Five principles for a gradual, successful reopening of the UK economy

The writer is director-general of the CBI, the UK business body

The business toll of the pandemic on Britain is becoming clearer every day — jobs lost in aviation, 40 per cent of shops closed, the sharpest drop in economic activity since records began. This is a health issue in its own right — the mental and physical toll of unemployment is well known. Businesses are rightly impatient to get back to work. They want to protect jobs, their employees and the wider economy.

Impatience must not be confused with recklessness. Restarting must be done with the utmost care. Move too soon and the UK will be back to square one with renewed controls. But while it may not yet be time to end lockdown, it is time for a restart plan, time for government to work with business like never before. The country must be prepared for the complexity of revived economic activity. The government is starting to make strides on this. It should accelerate.

Innovative British companies are already showing how to move forward. Every day, more and more employers are reopening, in line with health guidelines. Some have faced unfair criticism. From Kingfisher to Nissan, they are working closely with staff to agree health measures; with customers to bring back demand; and with suppliers to get goods and services moving again. This protects jobs and provides lessons for the future.

It is time to start learning and sharing those lessons — from home and abroad. From the CBI’s conversations with unions, health workers, transport leaders and international peers, here are five principles to guide a successful economic restart.

First, don’t set up a false fight between health and wealth. They stand together. Without health, there is no restart. This is both a moral and a practical position. The devastating toll from coronavirus must be contained. Work will only begin again if we have public confidence. Unless they feel safe, workers won’t return, customers will stay away and the restart will falter. Worse still, if health measures are not prioritised, infections will rise.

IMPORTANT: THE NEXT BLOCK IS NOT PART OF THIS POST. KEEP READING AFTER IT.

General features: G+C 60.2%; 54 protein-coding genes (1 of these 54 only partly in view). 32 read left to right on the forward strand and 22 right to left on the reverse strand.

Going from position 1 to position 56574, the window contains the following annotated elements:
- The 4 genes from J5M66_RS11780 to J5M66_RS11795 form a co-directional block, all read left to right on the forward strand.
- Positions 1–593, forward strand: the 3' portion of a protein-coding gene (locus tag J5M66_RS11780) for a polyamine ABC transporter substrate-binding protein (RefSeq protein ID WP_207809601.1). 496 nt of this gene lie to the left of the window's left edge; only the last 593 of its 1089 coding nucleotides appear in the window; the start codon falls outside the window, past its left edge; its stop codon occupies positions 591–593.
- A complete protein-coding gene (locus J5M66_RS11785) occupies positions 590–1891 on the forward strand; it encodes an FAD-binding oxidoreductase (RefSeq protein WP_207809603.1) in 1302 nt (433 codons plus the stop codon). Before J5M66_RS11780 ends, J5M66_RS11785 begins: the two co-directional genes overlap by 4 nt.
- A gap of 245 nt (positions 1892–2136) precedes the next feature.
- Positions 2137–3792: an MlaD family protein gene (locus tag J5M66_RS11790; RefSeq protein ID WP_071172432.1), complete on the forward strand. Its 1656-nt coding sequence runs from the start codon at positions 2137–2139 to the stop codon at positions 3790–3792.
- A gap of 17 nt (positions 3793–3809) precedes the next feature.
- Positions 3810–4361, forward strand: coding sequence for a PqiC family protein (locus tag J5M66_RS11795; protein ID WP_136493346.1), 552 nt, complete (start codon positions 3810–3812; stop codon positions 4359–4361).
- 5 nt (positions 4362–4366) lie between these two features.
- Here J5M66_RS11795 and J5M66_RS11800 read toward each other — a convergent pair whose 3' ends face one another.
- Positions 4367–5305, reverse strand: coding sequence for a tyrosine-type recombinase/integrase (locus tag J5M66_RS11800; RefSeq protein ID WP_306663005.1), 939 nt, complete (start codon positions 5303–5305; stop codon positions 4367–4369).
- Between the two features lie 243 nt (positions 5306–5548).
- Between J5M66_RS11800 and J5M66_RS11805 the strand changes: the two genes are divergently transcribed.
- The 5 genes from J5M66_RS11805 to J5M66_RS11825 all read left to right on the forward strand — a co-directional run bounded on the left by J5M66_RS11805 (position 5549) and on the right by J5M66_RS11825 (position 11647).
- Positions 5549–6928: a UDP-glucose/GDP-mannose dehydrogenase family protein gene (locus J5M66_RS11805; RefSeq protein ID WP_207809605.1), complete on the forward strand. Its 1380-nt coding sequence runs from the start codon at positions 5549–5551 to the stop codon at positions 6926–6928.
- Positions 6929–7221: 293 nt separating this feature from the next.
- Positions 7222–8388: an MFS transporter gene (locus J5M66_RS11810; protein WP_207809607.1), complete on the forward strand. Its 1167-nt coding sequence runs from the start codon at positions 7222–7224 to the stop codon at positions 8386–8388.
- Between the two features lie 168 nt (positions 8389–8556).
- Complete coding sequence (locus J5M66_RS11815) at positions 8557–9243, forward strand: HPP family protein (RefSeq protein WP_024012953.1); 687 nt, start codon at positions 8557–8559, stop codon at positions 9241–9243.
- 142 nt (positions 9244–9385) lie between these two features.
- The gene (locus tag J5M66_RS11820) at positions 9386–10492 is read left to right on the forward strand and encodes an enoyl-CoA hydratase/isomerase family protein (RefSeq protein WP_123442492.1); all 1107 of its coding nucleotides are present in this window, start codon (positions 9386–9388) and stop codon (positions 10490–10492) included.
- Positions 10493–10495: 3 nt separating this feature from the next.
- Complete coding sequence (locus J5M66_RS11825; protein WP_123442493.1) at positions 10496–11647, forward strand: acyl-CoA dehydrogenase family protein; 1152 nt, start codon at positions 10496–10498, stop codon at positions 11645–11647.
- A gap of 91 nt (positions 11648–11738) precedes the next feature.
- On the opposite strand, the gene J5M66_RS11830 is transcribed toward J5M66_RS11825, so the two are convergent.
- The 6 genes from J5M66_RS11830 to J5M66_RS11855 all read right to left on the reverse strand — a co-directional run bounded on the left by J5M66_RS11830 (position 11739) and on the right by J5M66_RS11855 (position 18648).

As one company told me: “Knock me down once and I’ll get up; knock me down twice and I might not.” A sustainable restart based on clear scientific evidence, availability of personal protective equipment where needed and a clear testing regime is the best hope of avoiding a further disastrous lockdown.

Second, build confidence together. Government, health experts, businesses, unions and civic society must develop the plan together and speak as one, supporting employers who are protecting employees and the economy. We need clarity, transparency and resilience.

Wherever possible, all regions and nations of the UK should be co-ordinated, with new forums established if needed. This will not happen without trust and architecture, and the government should be the convener, bringing in diverse voices to support the national effort.

Third, phase opening based on capacity to cope. Restart will come at different times for different sectors. Offices, farms, factories and shop floors will all face different challenges. Hospitality sees little hope of renewed activity until autumn. Those who can work from home may need to continue to do so, and this will allow others to travel. Cars cannot be sold until showrooms are open. A phased opening requires an evolution of the current economic support measures. Furloughing will still be needed to help those yet to restart, while reanimation is encouraged in others.

Fourth, flexibility can only happen within a framework. Government can’t control everything. And a “one-size fits all” approach won’t work. Other countries are lifting restrictions before us, so we can watch and learn from them. Some are reopening in prescriptive ways, leaving little flexibility.

For the UK economy, a different approach will be needed. Companies would welcome clear guidance — and proportionate enforcement — on protecting health, but with room to adapt. Regular consultation with staff will help businesses to forge ahead where it’s safe to do so or slow down when concerns emerge.

Success will also rest on the ability to unlock the enablers of economic activity: schools, nurseries and transport operators, on which businesses and their employees depend.

Fifth, and perhaps most important of all — build back better. Restart is a long-term project and must have a forward-looking vision behind it. However difficult, this crisis has afforded us the chance to be radical. Tackling inequality, ensuring the quality of work, investing in sustainability and recalibrating our education and skills system to meet the needs of the future must all be at the heart of the plan.

Revamping our tax and regulatory system to make it more competitive and investing in infrastructure, especially digital, to accelerate productivity also remain urgent.

Throughout the restart, the CBI and businesses across the UK will help unlock our economy safely and effectively. Getting this right requires a plan. It requires collaboration across government, business and society. And while the time to end lockdown may not be here, the time to prepare is now.

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